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Practical Politics

The politics of the social contract

David L. Horne, PH.D. | 4/6/2017, midnight

From the millions protesting on Jan. 21, in the Women’s March, which was the largest single-day protest in the history of the United States, to the smaller but fervent March 8 protests on the “Day Without A Woman,” the political constituency—the we, the people—has been voicing its considerable displeasure at its new leadership.

Back in the 17th and 18th centuries, John Locke and Jean-Jacques Rousseau, both explained that government—particularly democratic government—is a social contract between a political constituency and its selected/elected leaders. The constituency agreed to be led by those who agreed to make decisions in the best interests of most of that constituency. If that leadership, however, failed to honor its part of the bargain—that is, if it disdained or trampled on the best interests of the constituency—then the constituency was no longer bound to its obligation to be led by that leadership.

In the best tradition of democracy being government by the governed, the current American constituency is exercising its rights to have proper governmental leadership. It is pressing the issue.

Governmental leadership is not supposed to be about what the leaders personally want. It is supposed to be what the majority of the population wants. In Theodore Roosevelt’s words, ‘democracy best works when government provides the greatest good to the greatest number.’ The greatest number did not vote for Donald Trump.

In spite of the news media almost universally focusing on the cracks in the Republican leadership, and on the relationship between Donald Trump and Paul Ryan as the major reason Republicans and the president failed to get this particular new healthcare legislation passed, the fact of the matter is that the American political constituency killed this bill, and should be recognized for that effort. A large swath of the American people voiced its considerable umbrage at the attempt to force a woe-begotten, badly written piece of legislation ostensibly aimed at repealing and replacing the American Care Act (aka, ObamaCare) onto the public. The version of the pending legislation that was promoted to the public was draconian and literally nasty. People from red, blue and purple states called their congressional representatives by phone, sent texts and e-mails, and challenged those representatives in various town halls assembled all over the country. The vast majority of those communicating to their congressional members said “no,” “absolutely not,” and “hell no, no way! Do not pass this legislation that will take away our healthcare.”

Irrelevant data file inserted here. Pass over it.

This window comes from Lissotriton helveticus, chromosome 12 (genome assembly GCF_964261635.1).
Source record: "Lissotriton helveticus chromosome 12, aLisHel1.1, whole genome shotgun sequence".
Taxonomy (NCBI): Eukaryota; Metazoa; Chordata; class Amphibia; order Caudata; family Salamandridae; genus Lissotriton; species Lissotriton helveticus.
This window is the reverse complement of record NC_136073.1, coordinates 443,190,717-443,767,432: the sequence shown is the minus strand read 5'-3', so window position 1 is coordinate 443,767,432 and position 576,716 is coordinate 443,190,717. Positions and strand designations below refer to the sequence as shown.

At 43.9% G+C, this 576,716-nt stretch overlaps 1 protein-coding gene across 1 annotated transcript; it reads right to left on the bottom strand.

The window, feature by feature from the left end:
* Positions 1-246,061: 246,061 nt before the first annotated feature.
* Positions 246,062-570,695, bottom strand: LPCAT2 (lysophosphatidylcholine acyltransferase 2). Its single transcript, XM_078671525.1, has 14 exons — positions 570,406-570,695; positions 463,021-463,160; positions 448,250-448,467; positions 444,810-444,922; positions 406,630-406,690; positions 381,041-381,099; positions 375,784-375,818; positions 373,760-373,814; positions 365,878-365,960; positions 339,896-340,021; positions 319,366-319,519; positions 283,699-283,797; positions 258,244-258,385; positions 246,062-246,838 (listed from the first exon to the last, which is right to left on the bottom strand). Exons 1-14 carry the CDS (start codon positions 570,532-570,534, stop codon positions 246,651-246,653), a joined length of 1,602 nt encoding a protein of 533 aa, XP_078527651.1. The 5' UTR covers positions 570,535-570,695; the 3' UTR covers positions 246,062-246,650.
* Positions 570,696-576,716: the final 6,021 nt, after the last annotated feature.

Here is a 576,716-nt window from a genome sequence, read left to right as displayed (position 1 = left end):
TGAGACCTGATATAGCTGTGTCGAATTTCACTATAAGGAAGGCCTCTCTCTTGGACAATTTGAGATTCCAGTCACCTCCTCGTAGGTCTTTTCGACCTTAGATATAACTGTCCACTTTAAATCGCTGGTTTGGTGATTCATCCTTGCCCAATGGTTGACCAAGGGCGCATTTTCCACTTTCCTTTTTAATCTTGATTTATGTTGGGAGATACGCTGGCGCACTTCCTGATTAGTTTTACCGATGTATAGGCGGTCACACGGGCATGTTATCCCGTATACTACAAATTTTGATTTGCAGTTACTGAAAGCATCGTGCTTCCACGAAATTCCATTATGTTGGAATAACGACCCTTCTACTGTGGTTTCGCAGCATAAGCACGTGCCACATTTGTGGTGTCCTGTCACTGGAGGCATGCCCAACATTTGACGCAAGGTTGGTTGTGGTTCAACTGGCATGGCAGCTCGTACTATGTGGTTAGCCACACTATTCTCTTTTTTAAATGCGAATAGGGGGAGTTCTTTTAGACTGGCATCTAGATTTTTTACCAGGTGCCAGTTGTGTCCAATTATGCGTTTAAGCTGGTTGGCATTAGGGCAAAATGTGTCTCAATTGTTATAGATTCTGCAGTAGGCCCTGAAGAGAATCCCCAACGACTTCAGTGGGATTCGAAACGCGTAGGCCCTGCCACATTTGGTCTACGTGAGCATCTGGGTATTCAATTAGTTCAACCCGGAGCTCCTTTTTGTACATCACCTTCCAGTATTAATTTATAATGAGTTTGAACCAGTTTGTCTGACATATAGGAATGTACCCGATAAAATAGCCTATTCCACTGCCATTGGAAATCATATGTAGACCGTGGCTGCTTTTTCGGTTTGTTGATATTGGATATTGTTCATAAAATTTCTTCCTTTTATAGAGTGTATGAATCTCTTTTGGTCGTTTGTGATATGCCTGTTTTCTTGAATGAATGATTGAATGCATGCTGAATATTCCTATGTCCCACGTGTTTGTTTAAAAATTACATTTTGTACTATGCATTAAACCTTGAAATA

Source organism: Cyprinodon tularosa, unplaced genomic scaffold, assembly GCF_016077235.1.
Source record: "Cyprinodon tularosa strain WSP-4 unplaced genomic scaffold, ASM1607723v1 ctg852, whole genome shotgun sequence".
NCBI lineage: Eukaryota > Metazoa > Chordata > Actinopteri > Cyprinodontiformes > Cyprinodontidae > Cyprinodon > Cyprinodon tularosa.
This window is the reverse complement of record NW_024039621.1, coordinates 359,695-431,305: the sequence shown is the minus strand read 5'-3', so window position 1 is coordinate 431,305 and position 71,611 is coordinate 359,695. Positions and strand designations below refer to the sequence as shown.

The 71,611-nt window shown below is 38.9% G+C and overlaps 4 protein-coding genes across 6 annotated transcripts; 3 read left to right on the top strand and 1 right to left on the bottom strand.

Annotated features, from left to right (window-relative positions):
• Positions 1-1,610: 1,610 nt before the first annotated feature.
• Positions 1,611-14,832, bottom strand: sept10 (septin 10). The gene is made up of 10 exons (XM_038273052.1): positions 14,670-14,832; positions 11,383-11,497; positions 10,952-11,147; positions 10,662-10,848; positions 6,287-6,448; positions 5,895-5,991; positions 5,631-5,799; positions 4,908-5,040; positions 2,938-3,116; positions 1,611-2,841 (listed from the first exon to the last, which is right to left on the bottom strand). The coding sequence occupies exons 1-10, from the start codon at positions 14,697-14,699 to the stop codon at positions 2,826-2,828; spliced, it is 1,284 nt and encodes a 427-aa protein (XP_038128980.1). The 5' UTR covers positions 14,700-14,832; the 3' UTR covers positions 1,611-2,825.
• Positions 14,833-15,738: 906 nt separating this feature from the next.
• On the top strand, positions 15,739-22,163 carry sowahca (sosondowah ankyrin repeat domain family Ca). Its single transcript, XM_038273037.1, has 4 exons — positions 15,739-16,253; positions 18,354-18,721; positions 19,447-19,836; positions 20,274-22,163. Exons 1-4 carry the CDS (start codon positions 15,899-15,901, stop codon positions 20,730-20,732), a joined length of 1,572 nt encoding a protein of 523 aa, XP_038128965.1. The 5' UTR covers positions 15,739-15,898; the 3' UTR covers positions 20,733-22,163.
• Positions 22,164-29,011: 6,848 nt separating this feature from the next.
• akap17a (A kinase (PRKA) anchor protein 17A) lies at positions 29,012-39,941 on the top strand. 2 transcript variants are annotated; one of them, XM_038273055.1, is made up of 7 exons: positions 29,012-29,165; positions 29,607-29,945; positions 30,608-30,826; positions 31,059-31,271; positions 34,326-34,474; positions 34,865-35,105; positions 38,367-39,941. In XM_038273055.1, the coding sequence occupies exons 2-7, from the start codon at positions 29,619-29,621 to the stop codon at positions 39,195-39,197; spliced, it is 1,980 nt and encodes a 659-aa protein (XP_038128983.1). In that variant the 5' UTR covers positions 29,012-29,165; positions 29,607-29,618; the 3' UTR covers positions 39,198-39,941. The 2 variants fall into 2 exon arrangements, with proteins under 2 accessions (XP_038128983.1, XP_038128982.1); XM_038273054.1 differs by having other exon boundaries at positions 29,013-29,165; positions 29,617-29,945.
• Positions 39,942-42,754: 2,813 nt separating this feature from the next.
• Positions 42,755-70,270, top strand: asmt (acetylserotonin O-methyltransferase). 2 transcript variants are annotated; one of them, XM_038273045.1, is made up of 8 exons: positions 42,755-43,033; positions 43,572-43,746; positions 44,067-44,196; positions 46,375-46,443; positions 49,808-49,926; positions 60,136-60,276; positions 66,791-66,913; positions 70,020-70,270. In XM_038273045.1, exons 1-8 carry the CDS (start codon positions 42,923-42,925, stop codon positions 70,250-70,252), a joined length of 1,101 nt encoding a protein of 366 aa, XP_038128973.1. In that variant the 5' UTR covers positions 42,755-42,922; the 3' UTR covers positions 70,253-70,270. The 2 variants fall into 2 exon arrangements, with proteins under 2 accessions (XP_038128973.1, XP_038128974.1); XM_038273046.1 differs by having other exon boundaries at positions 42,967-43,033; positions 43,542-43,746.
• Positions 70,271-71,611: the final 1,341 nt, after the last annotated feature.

Healthcare is a bedrock issue to the American public, and its members have for a long time been willing to fight to the death to get it and keep it. Many of our elected leaders, apparently, do not get that. To the majority of the American political constituency, access to decent healthcare is now considered a right, not just a privilege.

Congressional members regularly reported that their office phones were being flooded with calls and messages 10-1 against the bill being passed. That public outcry spooked many Republican lawmakers. The ultimate collapse of the effort to vote on and pass the American Healthcare Act, H.R. 1628 (aka, TrumpCare), last week, therefore, was not a function of whatever the president and the Speaker of the House did or did not do. Truth be told, this was a political science exercise in the governed talking back loudly and saying those governing had it wrong. The governed drew a line in the sand and said “no!”

And that’s how democracy is supposed to work. With all the emphasis on Russia’s attempt to demoralize the democratic state and to frighten American citizens, this was the answer by those citizens. Regardless of the investigative reports that will soon come out about Russian interference and the collusion of Trump campaign officials, the American people just spoke elegantly and firmly about how well democracy is doing in this country.

There may well be future perfidies proven regarding the current White House staff, but there will be no lynchings of American democracy, foreign or domestic, anytime soon.

Professor David L. Horne is founder and executive director of PAPPEI, the Pan African Public Policy and Ethical Institute, which is a new 501(c)(3) pending community-based organization or non-governmental organization (NGO). It is the stepparent organization for the California Black Think Tank which still operates and which meets every fourth Friday.